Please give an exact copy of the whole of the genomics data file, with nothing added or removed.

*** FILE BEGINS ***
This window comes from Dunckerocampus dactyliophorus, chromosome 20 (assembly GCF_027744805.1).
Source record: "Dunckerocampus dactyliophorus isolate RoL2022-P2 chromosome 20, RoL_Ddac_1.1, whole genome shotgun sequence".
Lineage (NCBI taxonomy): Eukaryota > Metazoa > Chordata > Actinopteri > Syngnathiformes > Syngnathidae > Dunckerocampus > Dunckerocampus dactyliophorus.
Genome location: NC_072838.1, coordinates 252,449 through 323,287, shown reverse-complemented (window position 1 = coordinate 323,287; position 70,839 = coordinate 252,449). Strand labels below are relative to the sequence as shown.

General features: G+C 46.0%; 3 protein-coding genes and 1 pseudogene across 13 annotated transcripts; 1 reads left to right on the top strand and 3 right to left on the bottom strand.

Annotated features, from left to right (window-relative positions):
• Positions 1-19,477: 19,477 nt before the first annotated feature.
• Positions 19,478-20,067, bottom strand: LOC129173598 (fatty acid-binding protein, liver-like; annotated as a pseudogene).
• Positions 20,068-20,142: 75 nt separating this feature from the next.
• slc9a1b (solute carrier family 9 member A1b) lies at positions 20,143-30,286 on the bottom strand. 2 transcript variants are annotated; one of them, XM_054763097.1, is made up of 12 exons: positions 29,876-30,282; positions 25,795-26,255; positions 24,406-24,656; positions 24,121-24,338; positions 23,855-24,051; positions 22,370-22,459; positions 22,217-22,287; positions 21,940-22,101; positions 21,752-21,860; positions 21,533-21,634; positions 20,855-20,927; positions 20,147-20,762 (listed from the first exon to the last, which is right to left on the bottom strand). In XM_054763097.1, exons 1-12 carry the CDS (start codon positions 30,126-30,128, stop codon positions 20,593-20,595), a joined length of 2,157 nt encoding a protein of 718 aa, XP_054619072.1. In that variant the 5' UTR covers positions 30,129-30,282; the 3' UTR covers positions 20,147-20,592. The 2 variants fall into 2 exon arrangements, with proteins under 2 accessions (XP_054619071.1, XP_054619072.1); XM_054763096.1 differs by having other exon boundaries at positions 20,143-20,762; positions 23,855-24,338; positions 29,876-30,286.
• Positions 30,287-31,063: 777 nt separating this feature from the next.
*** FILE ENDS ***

This window comes from Dunckerocampus dactyliophorus, chromosome 20 (assembly GCF_027744805.1).
Source record: "Dunckerocampus dactyliophorus isolate RoL2022-P2 chromosome 20, RoL_Ddac_1.1, whole genome shotgun sequence".
Lineage (NCBI taxonomy): Eukaryota > Metazoa > Chordata > Actinopteri > Syngnathiformes > Syngnathidae > Dunckerocampus > Dunckerocampus dactyliophorus.
Genome location: NC_072838.1, coordinates 252,449 through 323,287, shown reverse-complemented (window position 1 = coordinate 323,287; position 70,839 = coordinate 252,449). Strand labels below are relative to the sequence as shown.

General features: G+C 46.0%; 3 protein-coding genes and 1 pseudogene across 13 annotated transcripts; 1 reads left to right on the top strand and 3 right to left on the bottom strand.

Annotated features, from left to right (window-relative positions):
• Positions 1-19,477: 19,477 nt before the first annotated feature.
• Positions 19,478-20,067, bottom strand: LOC129173598 (fatty acid-binding protein, liver-like; annotated as a pseudogene).
• Positions 20,068-20,142: 75 nt separating this feature from the next.
• slc9a1b (solute carrier family 9 member A1b) lies at positions 20,143-30,286 on the bottom strand. 2 transcript variants are annotated; one of them, XM_054763097.1, is made up of 12 exons: positions 29,876-30,282; positions 25,795-26,255; positions 24,406-24,656; positions 24,121-24,338; positions 23,855-24,051; positions 22,370-22,459; positions 22,217-22,287; positions 21,940-22,101; positions 21,752-21,860; positions 21,533-21,634; positions 20,855-20,927; positions 20,147-20,762 (listed from the first exon to the last, which is right to left on the bottom strand). In XM_054763097.1, exons 1-12 carry the CDS (start codon positions 30,126-30,128, stop codon positions 20,593-20,595), a joined length of 2,157 nt encoding a protein of 718 aa, XP_054619072.1. In that variant the 5' UTR covers positions 30,129-30,282; the 3' UTR covers positions 20,147-20,592. The 2 variants fall into 2 exon arrangements, with proteins under 2 accessions (XP_054619071.1, XP_054619072.1); XM_054763096.1 differs by having other exon boundaries at positions 20,143-20,762; positions 23,855-24,338; positions 29,876-30,286.
• Positions 30,287-31,063: 777 nt separating this feature from the next.